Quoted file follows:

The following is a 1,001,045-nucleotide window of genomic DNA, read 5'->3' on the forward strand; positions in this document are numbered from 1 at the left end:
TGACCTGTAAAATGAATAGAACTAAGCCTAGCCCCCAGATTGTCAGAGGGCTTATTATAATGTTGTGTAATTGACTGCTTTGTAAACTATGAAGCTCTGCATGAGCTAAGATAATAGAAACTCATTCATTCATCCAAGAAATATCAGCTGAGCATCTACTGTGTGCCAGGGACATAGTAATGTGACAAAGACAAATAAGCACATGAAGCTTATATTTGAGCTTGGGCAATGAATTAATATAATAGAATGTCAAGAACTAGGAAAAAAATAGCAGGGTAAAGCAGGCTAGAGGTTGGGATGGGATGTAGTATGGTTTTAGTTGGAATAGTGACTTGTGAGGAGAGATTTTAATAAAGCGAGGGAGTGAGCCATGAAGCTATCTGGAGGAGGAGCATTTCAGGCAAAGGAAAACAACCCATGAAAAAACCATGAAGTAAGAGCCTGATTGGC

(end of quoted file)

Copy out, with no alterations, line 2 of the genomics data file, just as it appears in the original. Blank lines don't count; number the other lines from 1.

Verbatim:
TGACCTGTAAAATGAATAGAACTAAGCCTAGCCCCCAGATTGTCAGAGGGCTTATTATAATGTTGTGTAATTGACTGCTTTGTAAACTATGAAGCTCTGCATGAGCTAAGATAATAGAAACTCATTCATTCATCCAAGAAATATCAGCTGAGCATCTACTGTGTGCCAGGGACATAGTAATGTGACAAAGACAAATAAGCACATGAAGCTTATATTTGAGCTTGGGCAATGAATTAATATAATAGAATGTCAAGAACTAGGAAAAAAATAGCAGGGTAAAGCAGGCTAGAGGTTGGGATGGGATGTAGTATGGTTTTAGTTGGAATAGTGACTTGTGAGGAGAGATTTTAATAAAGCGAGGGAGTGAGCCATGAAGCTATCTGGAGGAGGAGCATTTCAGGCAAAGGAAAACAACCCATGAAAAAACCATGAAGTAAGAGCCTGATTGGC